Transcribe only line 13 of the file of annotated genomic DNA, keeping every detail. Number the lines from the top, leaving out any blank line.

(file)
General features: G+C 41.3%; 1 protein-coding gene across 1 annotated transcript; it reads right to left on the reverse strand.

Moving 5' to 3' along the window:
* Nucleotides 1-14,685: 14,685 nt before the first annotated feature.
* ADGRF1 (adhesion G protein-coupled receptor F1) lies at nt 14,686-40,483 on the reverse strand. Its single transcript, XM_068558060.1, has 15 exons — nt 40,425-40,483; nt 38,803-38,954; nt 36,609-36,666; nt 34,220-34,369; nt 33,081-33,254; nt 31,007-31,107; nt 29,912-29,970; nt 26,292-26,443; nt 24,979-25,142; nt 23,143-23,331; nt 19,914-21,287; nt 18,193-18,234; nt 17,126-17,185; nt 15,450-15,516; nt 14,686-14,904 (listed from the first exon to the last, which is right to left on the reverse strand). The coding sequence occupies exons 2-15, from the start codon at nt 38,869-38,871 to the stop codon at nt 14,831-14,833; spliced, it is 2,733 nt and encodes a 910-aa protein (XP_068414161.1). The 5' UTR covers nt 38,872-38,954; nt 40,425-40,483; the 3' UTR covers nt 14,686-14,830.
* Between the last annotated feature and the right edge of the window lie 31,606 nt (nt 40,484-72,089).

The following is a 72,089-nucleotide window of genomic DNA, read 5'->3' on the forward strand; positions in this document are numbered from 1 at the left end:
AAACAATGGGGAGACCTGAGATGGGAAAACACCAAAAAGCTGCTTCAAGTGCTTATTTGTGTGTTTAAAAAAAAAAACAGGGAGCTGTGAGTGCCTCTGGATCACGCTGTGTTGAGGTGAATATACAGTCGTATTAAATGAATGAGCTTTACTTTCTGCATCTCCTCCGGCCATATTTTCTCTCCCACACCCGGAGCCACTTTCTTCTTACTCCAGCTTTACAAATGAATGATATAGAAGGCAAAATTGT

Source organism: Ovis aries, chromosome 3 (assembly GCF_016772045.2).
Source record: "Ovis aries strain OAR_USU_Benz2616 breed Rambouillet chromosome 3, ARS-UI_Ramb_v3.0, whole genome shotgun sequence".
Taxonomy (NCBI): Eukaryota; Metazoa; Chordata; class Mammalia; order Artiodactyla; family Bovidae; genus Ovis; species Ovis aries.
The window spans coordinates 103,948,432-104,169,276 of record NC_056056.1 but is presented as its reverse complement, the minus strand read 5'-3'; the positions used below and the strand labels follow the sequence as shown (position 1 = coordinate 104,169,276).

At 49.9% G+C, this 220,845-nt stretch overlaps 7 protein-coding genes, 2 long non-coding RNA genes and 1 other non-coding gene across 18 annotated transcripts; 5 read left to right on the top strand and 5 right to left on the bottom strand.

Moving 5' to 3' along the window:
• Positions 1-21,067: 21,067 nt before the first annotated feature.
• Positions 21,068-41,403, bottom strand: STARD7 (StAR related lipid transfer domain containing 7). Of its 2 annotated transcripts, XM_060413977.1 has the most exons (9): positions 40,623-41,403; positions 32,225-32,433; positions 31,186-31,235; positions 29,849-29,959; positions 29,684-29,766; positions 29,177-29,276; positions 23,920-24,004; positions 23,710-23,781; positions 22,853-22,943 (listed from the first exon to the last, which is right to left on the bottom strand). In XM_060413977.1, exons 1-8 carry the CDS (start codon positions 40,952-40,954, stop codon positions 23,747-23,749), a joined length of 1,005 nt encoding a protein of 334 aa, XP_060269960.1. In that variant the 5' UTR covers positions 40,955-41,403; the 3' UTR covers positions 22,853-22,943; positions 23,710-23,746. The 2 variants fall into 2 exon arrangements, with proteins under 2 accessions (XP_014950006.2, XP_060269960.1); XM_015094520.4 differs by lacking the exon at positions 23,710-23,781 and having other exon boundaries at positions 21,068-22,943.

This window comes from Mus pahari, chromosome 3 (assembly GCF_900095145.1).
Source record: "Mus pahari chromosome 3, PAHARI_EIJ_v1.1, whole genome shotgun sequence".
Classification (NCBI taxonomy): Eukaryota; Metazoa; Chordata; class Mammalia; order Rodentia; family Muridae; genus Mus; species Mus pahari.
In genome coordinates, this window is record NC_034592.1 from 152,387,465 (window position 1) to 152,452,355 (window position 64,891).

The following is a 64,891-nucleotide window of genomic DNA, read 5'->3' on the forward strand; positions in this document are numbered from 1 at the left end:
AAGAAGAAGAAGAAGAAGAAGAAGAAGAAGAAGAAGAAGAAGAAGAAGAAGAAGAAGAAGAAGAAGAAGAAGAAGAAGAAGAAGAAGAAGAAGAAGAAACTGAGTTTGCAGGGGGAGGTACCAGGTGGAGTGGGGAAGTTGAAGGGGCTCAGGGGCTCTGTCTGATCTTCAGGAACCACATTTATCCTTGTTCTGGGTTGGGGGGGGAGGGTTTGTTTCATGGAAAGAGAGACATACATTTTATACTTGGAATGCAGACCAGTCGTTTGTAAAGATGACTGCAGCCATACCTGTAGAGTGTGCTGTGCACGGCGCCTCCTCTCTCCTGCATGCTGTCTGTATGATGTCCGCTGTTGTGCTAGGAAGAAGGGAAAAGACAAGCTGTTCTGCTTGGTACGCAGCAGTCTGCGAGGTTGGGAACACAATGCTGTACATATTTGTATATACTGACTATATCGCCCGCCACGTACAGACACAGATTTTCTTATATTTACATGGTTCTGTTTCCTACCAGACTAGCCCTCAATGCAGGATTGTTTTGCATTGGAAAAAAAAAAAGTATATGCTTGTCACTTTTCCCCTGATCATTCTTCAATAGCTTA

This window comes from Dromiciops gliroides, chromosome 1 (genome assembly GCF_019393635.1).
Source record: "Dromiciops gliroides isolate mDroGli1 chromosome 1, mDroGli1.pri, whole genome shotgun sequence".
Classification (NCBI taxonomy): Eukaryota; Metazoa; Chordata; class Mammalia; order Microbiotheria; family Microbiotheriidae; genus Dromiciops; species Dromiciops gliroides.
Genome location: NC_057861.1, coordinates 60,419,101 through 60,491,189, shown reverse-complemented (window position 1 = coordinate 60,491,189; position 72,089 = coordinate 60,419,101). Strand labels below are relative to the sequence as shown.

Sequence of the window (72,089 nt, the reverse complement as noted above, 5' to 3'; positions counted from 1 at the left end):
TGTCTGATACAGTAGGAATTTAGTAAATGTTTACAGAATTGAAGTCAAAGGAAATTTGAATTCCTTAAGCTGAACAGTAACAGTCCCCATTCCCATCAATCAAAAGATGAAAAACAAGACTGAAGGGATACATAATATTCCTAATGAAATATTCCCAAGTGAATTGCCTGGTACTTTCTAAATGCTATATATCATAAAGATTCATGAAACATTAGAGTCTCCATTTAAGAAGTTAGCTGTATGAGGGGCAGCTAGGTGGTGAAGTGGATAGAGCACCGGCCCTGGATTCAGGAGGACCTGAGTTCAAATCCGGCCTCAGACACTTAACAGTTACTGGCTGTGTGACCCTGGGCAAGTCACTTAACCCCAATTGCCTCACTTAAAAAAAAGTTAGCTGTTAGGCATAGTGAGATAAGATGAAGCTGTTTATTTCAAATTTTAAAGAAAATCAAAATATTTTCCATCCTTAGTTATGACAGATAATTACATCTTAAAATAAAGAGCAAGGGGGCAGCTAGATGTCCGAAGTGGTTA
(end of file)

Moving 5' to 3' along the window: